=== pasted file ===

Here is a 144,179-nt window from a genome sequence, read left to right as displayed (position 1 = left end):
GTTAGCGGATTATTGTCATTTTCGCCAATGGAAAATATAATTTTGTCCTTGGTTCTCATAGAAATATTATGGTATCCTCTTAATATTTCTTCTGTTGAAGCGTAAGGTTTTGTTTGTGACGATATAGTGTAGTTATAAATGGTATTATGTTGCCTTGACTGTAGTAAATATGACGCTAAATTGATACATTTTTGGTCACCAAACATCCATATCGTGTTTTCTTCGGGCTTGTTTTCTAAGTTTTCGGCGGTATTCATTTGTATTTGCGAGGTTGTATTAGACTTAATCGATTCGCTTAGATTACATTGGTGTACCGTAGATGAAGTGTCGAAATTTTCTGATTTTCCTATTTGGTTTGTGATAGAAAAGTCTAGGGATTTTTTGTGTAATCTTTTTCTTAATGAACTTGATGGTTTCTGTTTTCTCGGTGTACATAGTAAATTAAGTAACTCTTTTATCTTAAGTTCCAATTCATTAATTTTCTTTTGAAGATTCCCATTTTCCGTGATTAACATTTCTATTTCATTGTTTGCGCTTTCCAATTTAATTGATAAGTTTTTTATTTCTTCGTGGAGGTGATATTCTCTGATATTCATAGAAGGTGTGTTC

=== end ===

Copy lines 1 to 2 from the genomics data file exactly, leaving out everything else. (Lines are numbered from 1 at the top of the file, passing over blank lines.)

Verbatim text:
Here is a 144,179-nt window from a genome sequence, read left to right as displayed (position 1 = left end):
GTTAGCGGATTATTGTCATTTTCGCCAATGGAAAATATAATTTTGTCCTTGGTTCTCATAGAAATATTATGGTATCCTCTTAATATTTCTTCTGTTGAAGCGTAAGGTTTTGTTTGTGACGATATAGTGTAGTTATAAATGGTATTATGTTGCCTTGACTGTAGTAAATATGACGCTAAATTGATACATTTTTGGTCACCAAACATCCATATCGTGTTTTCTTCGGGCTTGTTTTCTAAGTTTTCGGCGGTATTCATTTGTATTTGCGAGGTTGTATTAGACTTAATCGATTCGCTTAGATTACATTGGTGTACCGTAGATGAAGTGTCGAAATTTTCTGATTTTCCTATTTGGTTTGTGATAGAAAAGTCTAGGGATTTTTTGTGTAATCTTTTTCTTAATGAACTTGATGGTTTCTGTTTTCTCGGTGTACATAGTAAATTAAGTAACTCTTTTATCTTAAGTTCCAATTCATTAATTTTCTTTTGAAGATTCCCATTTTCCGTGATTAACATTTCTATTTCATTGTTTGCGCTTTCCAATTTAATTGATAAGTTTTTTATTTCTTCGTGGAGGTGATATTCTCTGATATTCATAGAAGGTGTGTTC